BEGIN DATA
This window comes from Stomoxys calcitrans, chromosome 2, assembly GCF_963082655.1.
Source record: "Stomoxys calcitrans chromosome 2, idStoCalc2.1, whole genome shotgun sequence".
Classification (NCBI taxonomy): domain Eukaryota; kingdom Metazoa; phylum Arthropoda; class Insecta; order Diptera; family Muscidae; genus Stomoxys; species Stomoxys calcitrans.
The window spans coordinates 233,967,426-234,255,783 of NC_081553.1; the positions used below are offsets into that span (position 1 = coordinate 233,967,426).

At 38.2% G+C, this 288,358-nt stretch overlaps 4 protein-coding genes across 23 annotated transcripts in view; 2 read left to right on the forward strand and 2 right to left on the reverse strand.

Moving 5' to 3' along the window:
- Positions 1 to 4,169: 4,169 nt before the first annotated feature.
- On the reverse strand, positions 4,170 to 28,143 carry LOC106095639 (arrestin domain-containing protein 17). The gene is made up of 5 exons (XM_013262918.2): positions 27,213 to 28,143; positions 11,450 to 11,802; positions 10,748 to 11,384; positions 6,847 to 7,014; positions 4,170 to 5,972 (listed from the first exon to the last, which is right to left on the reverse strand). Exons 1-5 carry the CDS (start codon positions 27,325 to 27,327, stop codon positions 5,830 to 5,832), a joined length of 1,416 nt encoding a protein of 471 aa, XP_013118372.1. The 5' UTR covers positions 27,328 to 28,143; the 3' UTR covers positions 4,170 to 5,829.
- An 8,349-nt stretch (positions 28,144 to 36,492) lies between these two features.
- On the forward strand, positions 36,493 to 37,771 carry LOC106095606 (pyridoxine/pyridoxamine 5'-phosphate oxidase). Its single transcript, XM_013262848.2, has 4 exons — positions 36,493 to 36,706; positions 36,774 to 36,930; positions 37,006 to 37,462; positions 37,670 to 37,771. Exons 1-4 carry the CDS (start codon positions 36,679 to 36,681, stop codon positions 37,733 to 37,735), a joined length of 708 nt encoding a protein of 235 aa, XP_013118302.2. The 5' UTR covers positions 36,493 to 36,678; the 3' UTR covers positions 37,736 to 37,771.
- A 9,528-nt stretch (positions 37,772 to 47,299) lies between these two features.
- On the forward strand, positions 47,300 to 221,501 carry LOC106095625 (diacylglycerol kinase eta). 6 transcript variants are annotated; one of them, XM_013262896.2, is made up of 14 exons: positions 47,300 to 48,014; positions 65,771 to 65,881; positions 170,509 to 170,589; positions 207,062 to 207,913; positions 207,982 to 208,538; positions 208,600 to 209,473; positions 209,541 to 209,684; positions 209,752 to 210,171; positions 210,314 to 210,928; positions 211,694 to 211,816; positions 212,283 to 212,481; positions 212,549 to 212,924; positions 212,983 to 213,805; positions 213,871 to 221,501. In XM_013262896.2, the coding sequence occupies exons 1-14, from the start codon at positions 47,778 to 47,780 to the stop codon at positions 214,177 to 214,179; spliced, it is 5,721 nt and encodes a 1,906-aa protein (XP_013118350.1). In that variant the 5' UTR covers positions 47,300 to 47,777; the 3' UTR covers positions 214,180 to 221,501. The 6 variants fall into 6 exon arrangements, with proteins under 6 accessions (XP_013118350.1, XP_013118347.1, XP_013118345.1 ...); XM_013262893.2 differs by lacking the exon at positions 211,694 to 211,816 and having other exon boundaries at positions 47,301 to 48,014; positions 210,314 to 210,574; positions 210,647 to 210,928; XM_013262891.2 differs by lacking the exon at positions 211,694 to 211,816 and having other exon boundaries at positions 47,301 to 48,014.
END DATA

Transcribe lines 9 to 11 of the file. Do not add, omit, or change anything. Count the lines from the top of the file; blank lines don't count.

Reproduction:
- An 8,349-nt stretch (positions 28,144 to 36,492) lies between these two features.
- On the forward strand, positions 36,493 to 37,771 carry LOC106095606 (pyridoxine/pyridoxamine 5'-phosphate oxidase). Its single transcript, XM_013262848.2, has 4 exons — positions 36,493 to 36,706; positions 36,774 to 36,930; positions 37,006 to 37,462; positions 37,670 to 37,771. Exons 1-4 carry the CDS (start codon positions 36,679 to 36,681, stop codon positions 37,733 to 37,735), a joined length of 708 nt encoding a protein of 235 aa, XP_013118302.2. The 5' UTR covers positions 36,493 to 36,678; the 3' UTR covers positions 37,736 to 37,771.
- A 9,528-nt stretch (positions 37,772 to 47,299) lies between these two features.